Are staffing shortages forcing you to turn away new patients?
Staffing shortages in the skilled nursing industry have far-reaching effects. From higher staff burnout and low CMS Staffing Star ratings to reduced revenue and an over-reliance on overtime, the complications of nurse shortages seem like they’re never-ending. One major impact of nursing home staffing shortages, however, is the fact that it’s causing skilled nursing facilities to turn away new patients. In May 2023, the American Health Care Association (AHCA) and National Center for Assisted Living (NCAL) reported that 52% of nursing homes were limiting new patients due to staffing shortages.2
It’s a vicious cycle that’s difficult for nursing homes to escape. Fewer patients mean lower revenue and lower revenue means more difficulty hiring staff. In an industry with already-tight margins, lower revenue can make or break a nursing home. In May 2023, more than 72% of facilities reported that they were concerned about having to shutter their operations due to staffing concerns.2 In a 2020 national survey conducted by AHCA/NCAL, 55% of nursing home respondents said they were operating at a loss, and 89% of nursing homes said they were operating with a profit margin of 3% or less.3 Although nursing home occupancy has been slowly recovering to pre-pandemic levels4, long-term care has never been an industry with large margins, and it’s predicted that skilled nursing facilities’ profit margins will shrink even further over the next four years due to the nursing labor shortage and inflation.5
Looming Staffing Mandates
Although the Centers for Medicare and Medicaid services haven’t yet announced the hotly anticipated federal staffing mandate, a national analysis finds that many U.S. nursing homes would fail to meet the predicted standard. McKnight’s Long-Term Care News reports, “A national analysis finds that more than half of U.S. nursing homes would not meet a daily, 3.5-hour nurse staffing requirement and just 29% would meet a standard of 4.0 hours.”1 Some predictions indicate that CMS will require 4.1 hours of direct care per resident per day, which would cripple the nursing home industry with current staffing challenges. Although 45 states and Washington, DC, have their own minimum staffing requirements, only the District of Columbia requires 4.1 hours.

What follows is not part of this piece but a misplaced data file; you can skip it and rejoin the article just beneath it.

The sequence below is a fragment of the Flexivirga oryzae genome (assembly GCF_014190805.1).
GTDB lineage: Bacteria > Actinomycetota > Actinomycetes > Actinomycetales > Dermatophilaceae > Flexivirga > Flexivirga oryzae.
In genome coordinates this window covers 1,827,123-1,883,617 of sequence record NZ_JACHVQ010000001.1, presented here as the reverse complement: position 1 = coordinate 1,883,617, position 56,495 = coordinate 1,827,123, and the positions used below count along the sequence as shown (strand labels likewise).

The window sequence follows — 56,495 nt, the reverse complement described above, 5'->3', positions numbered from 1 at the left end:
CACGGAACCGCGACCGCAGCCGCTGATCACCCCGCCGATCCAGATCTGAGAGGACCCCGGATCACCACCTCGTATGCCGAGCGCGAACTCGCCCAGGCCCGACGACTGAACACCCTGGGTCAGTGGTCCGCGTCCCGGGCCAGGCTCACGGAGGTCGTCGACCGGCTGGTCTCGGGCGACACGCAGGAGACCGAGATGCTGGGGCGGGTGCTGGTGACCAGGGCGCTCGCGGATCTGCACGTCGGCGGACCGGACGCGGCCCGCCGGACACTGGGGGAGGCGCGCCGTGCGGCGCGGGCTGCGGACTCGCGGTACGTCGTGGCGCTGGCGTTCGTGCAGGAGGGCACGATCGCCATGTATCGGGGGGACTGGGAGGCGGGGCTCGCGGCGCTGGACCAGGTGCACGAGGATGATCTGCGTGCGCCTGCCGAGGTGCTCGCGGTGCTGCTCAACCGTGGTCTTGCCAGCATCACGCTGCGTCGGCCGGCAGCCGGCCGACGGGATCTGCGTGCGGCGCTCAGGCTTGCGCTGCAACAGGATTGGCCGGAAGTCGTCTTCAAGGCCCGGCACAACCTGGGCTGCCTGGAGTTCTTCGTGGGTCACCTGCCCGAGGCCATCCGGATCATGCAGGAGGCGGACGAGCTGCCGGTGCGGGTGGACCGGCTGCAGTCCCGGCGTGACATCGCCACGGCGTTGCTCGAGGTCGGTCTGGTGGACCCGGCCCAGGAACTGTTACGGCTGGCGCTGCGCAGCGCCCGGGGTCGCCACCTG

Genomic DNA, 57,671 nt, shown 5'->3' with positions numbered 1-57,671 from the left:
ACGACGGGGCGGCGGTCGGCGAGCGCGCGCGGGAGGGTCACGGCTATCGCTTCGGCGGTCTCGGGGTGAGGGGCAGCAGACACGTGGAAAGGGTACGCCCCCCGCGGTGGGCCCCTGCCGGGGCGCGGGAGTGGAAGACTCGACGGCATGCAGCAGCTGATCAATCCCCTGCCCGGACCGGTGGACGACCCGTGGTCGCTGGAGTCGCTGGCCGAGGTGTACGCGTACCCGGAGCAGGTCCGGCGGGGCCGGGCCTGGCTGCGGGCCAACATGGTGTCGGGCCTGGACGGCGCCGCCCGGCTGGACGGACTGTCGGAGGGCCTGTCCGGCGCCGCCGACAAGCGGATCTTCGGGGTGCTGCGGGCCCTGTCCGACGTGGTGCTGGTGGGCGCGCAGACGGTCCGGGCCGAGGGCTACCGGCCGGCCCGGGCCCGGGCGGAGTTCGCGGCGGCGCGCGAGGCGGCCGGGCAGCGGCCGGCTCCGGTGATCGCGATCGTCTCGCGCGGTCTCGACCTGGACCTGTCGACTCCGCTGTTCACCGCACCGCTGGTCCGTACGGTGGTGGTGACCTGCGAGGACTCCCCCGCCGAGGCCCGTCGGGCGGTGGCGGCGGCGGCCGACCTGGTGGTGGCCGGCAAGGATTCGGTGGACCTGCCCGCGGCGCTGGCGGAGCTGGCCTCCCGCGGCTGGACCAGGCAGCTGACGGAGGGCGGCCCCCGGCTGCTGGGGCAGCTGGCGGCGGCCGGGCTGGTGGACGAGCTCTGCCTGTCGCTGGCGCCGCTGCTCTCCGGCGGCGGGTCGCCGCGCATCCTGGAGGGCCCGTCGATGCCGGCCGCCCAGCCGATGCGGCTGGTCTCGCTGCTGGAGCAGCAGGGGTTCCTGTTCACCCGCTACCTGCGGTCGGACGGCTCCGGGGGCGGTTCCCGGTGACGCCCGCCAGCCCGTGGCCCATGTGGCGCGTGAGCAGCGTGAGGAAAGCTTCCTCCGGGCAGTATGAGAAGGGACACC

If nursing homes are struggling with lower revenue as a result of turning away patients, hiring permanent staff will be more of a challenge. According to AHCA/NCAL, nearly 82% of nursing homes say that their current financial situation is a moderately big or extremely big obstacle in hiring new staff.2 Furthermore, 38% of nurses cited better pay as a reason for changing work settings, surpassed only by dissatisfaction with management.6
Pressure on the Healthcare System
The wider impact of nursing homes turning away patients is that it puts pressure on the healthcare system at large. When skilled nursing facilities turn away patients, it can lead to bottlenecks at hospitals as seniors being discharged might not have a place to go to continue their recovery. This means that hospitals that need to free up beds aren’t able to, and seniors aren’t able to access the care they need. Hospitals that have come to rely on particular nursing homes as the next stop for their elderly patients may become hesitant to refer patients knowing that beds are likely unavailable.
What can we do to solve this problem today?
Using a platform staffing partner can help you avoid turning away patients. Gale Healthcare Solutions is a leading platform serving the long-term care and senior care industry. With more than 65,000 clinicians across 40 states, we’re ready to step in and provide the staffing support you need to keep your occupancy levels up. We can meet a wide variety of needs – from per diem to permanent positions. Find out why so many healthcare providers choose Gale. Contact us HERE for more information about how we can provide an efficient, flexible, high-quality solution to your staffing challenges.